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Atlanta fragilis is a large species (to 9 mm shell diameter). The shell is transparent and its surface smooth. The shell walls are thin and, as a consequence, the shell is fragile; hence the origin of the specific epithet, fragilis. The keel is tall, with a truncate leading edge, and penetrates between the last two whorls in shells larger than about 4 mm. The keel base is clear, lacking pigmentation. The spire consists of about 3-1/2 whorls and has a moderately-elevated conical shape. Eyes type b, operculum type b, and radula type II. The radula has a limited number of tooth rows (to about 70), and exhibits sexual dimorphism; the marginal teeth are shorter and more sharply bent terminally in males. The species was described from tropical central Atlantic waters, where it is rare in comparison with A. peronii and with which it is closest in shared characteristics. It has not been identified elsewhere; hence it is tentatively regarded as limited to the Atlantic Ocean.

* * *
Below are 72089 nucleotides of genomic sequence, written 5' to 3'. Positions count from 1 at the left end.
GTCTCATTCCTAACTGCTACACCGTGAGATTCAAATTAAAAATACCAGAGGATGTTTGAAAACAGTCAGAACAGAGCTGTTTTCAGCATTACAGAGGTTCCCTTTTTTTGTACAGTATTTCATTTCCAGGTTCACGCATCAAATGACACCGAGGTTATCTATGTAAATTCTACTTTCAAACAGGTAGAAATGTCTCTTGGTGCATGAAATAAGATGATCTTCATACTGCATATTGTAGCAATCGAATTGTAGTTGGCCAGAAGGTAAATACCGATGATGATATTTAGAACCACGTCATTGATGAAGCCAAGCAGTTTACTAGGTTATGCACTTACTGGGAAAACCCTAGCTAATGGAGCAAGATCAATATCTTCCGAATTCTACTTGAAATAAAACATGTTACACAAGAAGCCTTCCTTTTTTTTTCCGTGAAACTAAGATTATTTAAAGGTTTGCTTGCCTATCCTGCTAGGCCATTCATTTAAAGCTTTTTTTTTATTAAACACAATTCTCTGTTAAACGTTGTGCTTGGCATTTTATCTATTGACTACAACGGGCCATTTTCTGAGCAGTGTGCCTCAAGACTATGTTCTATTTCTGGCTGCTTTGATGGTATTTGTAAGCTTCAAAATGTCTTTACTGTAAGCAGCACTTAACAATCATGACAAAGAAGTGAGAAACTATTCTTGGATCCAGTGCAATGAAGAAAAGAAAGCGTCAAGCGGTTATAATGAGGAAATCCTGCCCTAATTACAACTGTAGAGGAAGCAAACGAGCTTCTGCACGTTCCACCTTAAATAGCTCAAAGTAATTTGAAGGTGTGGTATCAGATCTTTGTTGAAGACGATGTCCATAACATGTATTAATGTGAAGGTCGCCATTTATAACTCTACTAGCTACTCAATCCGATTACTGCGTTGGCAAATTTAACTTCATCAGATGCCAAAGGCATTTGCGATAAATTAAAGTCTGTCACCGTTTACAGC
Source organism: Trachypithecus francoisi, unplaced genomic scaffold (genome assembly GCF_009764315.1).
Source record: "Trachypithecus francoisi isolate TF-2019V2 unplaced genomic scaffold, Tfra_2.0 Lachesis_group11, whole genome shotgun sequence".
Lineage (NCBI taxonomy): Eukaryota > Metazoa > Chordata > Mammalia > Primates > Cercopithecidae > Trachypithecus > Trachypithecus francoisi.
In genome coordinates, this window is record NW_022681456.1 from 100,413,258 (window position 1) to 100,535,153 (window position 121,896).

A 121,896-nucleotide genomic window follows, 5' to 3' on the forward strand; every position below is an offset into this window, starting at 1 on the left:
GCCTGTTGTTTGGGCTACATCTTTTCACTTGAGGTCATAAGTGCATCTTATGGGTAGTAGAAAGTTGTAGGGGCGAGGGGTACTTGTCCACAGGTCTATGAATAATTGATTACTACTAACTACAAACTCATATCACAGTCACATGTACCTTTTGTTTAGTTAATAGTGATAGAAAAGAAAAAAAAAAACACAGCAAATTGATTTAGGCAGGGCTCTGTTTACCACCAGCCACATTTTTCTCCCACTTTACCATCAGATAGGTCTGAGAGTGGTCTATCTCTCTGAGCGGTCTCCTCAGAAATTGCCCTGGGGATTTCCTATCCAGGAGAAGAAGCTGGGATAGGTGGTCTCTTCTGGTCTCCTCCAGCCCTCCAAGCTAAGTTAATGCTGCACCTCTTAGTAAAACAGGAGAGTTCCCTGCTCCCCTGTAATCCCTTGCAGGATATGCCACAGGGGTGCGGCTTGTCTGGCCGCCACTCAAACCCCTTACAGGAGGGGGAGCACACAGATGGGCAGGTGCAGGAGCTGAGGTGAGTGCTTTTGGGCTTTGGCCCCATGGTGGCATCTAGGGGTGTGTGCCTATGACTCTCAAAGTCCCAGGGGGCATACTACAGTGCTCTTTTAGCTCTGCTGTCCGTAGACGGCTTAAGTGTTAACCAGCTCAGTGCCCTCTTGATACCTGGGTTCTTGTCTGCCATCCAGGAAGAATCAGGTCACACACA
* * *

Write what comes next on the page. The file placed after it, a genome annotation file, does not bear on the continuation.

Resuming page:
• Large species (to 9 mm shell diameter)
  • Shell transparent (including the keel base), with a smooth surface
  • Shell walls thin and fragile
  • Keel tall, inserting between last two whorls in shells larger than about 4 mm
  • Keel base clear, lacking pigmentation
  • Spire consists of about 3-1/2 whorls
  • Spire shape moderately elevated, conical
  • Eyes type b
  • Operculum type b
  • Radula type II
  • Marginal teeth sexually dimorphic; shorter and more sharply bent terminally in male radulae


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